Andrew Calhoun,
(Waterbug, 2011)

Paul Friedman & Jody Kruskal,
Paul & Jody
(independent, 2009)

Though neither of these is a current release, each crossed my desk only recently. Still in print, they're eminently worth seeking out. If Grapevine and Paul & Jody do not take identical approaches to traditional music, they both attest eloquently to the power of folk song.

The strength attained by songs carried over decades and centuries through oral transmission is readily experienced but not easily explained. The cultural critic Greil Marcus once imagined a realm he called "Smithville" after Harry Smith, compiler of the famous Anthology of American Folk Music (1952), a realm where the characters, historical and imaginary, live as phantoms. When I read Marcus's 1997 book Invisible Republic (later retitled, in my judgment less happily, The Old, Weird America), I felt both relieved and validated: so that's where folk music is, in a parallel universe at once immediately accessible and far, far away. No wonder it so often feels so mysterious.

Nearly every song on Grapevine had entered my life by my mid-20s after folk music settled in to be a consuming interest and I searched out recordings of traditional material. Among the revival artists whose LPs contributed to my education was Ed McCurdy, who sang in a pleasing baritone, with or without solo guitar, on occasion accompanied by banjoist Erik Darling. Andrew Calhoun, a suburban Chicago resident who heads the Waterbug label, reminds me of McCurdy, except that Calhoun's baritone is darker and he boasts a more advanced guitar style. Many of the individual songs I picked up originally (as I imagine Calhoun did) from recordings by Woody Guthrie, Pete Seeger, Tommy Makem, Odetta, Dave Van Ronk, Paul Clayton, Peter, Paul & Mary and other stalwarts of folk's golden age.

Unlike disposable pop songs, folk tunes generally tend to stick with one and to stay welcome. That doesn't mean that a particular version can't put you into a desperate rush for the exit, of course. There is, after all, the New Christy Minstrels', let us say, unusual rendition of the otherwise indestructible "900 Miles," suitable for listening only to those condemned to serve time in hell. And the Kingston Trio's reworking of "Worried Man" is uniquely unpleasant.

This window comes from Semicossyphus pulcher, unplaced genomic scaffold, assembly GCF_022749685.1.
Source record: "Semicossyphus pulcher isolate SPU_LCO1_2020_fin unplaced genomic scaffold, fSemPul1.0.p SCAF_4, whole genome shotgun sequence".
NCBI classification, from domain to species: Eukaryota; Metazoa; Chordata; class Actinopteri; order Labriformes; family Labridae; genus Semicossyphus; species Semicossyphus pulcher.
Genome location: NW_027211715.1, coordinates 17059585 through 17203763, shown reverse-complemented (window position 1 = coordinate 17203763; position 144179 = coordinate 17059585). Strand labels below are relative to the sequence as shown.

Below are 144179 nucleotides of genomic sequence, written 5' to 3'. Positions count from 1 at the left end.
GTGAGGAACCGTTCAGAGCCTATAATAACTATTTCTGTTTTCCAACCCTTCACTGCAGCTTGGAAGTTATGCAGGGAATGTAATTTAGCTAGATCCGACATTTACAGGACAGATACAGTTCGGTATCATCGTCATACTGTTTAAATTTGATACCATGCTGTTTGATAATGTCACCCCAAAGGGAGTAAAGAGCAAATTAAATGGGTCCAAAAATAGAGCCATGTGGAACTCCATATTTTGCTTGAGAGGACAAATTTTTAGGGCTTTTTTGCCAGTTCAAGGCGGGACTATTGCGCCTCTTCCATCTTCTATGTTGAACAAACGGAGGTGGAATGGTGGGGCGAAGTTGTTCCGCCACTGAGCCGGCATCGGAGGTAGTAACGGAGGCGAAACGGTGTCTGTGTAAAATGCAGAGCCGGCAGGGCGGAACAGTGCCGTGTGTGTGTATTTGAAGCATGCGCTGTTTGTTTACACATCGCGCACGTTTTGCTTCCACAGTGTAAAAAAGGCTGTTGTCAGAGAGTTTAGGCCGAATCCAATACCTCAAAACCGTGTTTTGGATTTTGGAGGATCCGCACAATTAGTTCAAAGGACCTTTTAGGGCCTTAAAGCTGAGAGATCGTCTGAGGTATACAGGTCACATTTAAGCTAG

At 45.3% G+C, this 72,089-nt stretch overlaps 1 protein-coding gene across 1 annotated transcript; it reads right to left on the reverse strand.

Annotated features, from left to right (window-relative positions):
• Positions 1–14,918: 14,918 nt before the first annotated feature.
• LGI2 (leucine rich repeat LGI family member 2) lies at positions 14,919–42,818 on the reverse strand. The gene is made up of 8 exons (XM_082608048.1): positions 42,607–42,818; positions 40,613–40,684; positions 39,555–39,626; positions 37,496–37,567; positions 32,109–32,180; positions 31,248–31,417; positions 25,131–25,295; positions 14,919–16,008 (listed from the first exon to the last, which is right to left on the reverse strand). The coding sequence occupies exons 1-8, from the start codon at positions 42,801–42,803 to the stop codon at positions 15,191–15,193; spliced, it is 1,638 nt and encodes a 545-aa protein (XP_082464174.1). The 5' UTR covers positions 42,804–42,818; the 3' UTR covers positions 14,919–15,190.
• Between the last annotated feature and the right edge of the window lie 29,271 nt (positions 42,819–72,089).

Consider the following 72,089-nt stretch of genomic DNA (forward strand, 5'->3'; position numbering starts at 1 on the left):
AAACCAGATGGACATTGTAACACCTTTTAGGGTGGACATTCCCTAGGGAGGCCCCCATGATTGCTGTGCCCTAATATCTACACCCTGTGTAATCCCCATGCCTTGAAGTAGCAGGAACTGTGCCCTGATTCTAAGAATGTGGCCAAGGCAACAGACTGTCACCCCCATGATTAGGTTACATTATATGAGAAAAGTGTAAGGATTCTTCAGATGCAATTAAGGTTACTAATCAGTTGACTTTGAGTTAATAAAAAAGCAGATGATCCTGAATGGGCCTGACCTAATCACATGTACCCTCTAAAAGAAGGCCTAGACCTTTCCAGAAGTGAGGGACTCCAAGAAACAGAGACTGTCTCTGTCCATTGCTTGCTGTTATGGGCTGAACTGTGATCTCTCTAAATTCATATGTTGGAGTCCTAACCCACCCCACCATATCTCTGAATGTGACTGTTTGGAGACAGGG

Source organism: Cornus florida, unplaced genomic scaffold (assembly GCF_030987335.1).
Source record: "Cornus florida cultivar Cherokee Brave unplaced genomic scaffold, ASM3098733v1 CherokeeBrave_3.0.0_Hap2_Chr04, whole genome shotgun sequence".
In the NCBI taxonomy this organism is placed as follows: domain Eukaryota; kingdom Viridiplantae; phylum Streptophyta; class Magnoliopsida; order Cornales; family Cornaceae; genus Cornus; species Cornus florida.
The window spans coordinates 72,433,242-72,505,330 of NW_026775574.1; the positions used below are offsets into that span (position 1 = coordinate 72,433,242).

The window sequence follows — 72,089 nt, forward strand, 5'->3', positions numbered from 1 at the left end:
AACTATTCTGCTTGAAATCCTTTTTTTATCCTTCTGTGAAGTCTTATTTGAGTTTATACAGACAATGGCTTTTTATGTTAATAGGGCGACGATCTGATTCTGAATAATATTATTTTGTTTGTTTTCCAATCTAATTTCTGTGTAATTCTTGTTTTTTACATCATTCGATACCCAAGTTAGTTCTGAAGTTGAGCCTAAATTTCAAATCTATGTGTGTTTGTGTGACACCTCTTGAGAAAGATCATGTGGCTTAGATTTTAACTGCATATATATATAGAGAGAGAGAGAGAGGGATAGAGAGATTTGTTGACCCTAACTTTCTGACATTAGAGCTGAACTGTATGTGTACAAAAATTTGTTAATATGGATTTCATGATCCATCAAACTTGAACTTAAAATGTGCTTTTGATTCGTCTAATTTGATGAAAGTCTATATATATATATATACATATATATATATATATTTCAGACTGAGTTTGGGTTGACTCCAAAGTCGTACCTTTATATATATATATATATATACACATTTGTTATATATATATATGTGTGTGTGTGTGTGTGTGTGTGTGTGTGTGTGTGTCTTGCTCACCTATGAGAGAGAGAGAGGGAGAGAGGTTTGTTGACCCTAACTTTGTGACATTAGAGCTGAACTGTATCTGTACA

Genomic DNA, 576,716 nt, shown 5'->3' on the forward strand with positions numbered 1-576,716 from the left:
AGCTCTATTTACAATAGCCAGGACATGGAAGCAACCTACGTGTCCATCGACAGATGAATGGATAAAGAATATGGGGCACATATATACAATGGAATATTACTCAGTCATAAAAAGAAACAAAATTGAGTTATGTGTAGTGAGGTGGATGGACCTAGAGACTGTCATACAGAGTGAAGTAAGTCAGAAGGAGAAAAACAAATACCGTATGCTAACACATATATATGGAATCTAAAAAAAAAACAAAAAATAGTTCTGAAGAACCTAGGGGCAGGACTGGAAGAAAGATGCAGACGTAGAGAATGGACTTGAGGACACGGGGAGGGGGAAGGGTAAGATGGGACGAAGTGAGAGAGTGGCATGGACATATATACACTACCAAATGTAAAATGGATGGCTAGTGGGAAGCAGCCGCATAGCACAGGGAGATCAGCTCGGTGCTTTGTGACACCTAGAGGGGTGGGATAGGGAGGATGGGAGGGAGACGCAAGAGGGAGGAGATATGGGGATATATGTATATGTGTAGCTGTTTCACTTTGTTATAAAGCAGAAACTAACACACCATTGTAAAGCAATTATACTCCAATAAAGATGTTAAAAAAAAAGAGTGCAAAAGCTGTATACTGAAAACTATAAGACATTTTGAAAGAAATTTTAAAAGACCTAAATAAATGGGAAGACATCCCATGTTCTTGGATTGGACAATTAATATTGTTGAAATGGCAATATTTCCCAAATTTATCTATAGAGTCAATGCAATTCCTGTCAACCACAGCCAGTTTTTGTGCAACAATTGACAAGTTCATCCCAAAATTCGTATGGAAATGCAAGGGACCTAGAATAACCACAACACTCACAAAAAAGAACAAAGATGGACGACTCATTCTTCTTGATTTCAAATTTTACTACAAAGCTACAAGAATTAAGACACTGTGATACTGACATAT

No such problems with Calhoun, however. He is a splendid, richly informed interpreter of the Folk Song Book. Like McCurdy he does not confine his attention to a single strain of the tradition. Here sea shanteys and cowboy songs and railroad ballads and hymns and Irish tunes and Stephen Foster rub shoulders, and comfortably. The one number that isn't at least a century old is Colum Sands' "Buskers." Well, that and a rewrite incorporating recent scholarship on the ballad's origins, Calhoun's revised and expanded "John Henry."

I am delighted to find some particular favorites of mine. I must have heard "I Ride an Old Paint" before I could read. To me it still stands among the most fabulous songs ever, and Calhoun honors it as persuasively as one could wish. The grand sea-going "We'll Rant and We'll Roar" rolls grippingly through his vocal cords (as does "Shenandoah" elsewhere on the disc). I hadn't heard "Rant" in decades. As his source Calhoun credits Ewan MacColl & A.L. Lloyd's Whaling Ballads (1957), which is where I encountered it, too, though my own copy, uncovered in a remaindered-LPs rack, vanished long ago. What else can I say? Just that listening to Grapevine makes me happy.

While drawing on American folk traditions, Paul & Jody -- New Yorkers Paul Friedman and Jody Kruskal -- adopt an untraditional approach in arranging the tunes and songs for fiddle and Anglo concertina (with occasional assistance from Bill Peek on banjo and piano). The Anglo concertina is not an instrument one expects to hear behind Appalachian standards such as "Mole in the Ground," "Hang Me (Been All Around This World)" and "Rain and Snow." Thus, the pleasure at one level is in the intersection of traditional and the innovative. Conversely and oddly, the arrangements sort of make the material feel even more authentic and rooted.

"Please be advised," Kruskal tells me, "that what I play is not the English concertina or any of the various duet concertinas or the polka concertinas. ... My instrument is called the 'Anglo concertina' ... a German invention from the 1830s." After falling out of mass popularity around the time of World War I, it survived "in a few places where they kept a living tradition ... Ireland, Australia, South Africa, and England." Kruskal suggests the instrument failed to gain a foothold in the Southern mountains because it was too expensive for the poor people who lived there. Yet he shows how suited it would have been to the sort of music sung and played in Appalachia. In that context it functions something like a fuller-bodied harmonica.

Not every cut is of Southern origin, though. The album opens with a song I hadn't heard since I was a small kid, Smiley Burnett's "(It's My) Lazy Day," which turned out to be a welcome reunion with these ears. Some pieces come from as far afield as Pennsylvania, Quebec, Texas and Ireland. Friedman's fiddle and Kruskal's concertina make for an inspired pairing, and the latter's plain-spoken, unadorned vocals call up the peculiar, homey magic that has sustained these songs through their long journey.

Since this album was released, Kruskal, with fiddler Luke Richardson, has released Waiting for the Boatsman, to be reviewed at a future date.

music review by
Jerome Clark

15 April 2017

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